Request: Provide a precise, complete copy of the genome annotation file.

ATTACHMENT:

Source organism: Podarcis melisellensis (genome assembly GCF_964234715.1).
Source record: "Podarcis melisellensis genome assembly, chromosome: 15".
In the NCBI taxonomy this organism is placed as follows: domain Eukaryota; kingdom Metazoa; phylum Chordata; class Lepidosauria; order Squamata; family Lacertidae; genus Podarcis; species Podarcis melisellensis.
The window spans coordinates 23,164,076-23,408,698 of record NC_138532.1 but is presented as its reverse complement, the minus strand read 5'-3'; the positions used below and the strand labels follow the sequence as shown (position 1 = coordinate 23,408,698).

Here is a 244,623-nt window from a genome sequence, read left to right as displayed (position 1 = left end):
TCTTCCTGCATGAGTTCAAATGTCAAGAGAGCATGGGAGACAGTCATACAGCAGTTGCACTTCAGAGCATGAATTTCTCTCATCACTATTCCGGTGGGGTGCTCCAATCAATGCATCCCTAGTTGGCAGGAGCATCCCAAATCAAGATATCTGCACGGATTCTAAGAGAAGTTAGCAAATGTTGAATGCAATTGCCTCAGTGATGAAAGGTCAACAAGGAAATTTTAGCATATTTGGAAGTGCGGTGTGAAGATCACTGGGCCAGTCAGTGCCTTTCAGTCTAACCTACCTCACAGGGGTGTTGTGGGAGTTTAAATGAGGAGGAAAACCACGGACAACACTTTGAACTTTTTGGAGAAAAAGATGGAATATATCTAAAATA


Source organism: Podarcis melisellensis (genome assembly GCF_964234715.1).
Source record: "Podarcis melisellensis genome assembly, chromosome: 15".
In the NCBI taxonomy this organism is placed as follows: domain Eukaryota; kingdom Metazoa; phylum Chordata; class Lepidosauria; order Squamata; family Lacertidae; genus Podarcis; species Podarcis melisellensis.
The window spans coordinates 23,164,076-23,408,698 of record NC_138532.1 but is presented as its reverse complement, the minus strand read 5'-3'; the positions used below and the strand labels follow the sequence as shown (position 1 = coordinate 23,408,698).

Here is a 244,623-nt window from a genome sequence, read left to right as displayed (position 1 = left end):
TCTTCCTGCATGAGTTCAAATGTCAAGAGAGCATGGGAGACAGTCATACAGCAGTTGCACTTCAGAGCATGAATTTCTCTCATCACTATTCCGGTGGGGTGCTCCAATCAATGCATCCCTAGTTGGCAGGAGCATCCCAAATCAAGATATCTGCACGGATTCTAAGAGAAGTTAGCAAATGTTGAATGCAATTGCCTCAGTGATGAAAGGTCAACAAGGAAATTTTAGCATATTTGGAAGTGCGGTGTGAAGATCACTGGGCCAGTCAGTGCCTTTCAGTCTAACCTACCTCACAGGGGTGTTGTGGGAGTTTAAATGAGGAGGAAAACCACGGACAACACTTTGAACTTTTTGGAGAAAAAGATGGAATATATCTAAAATA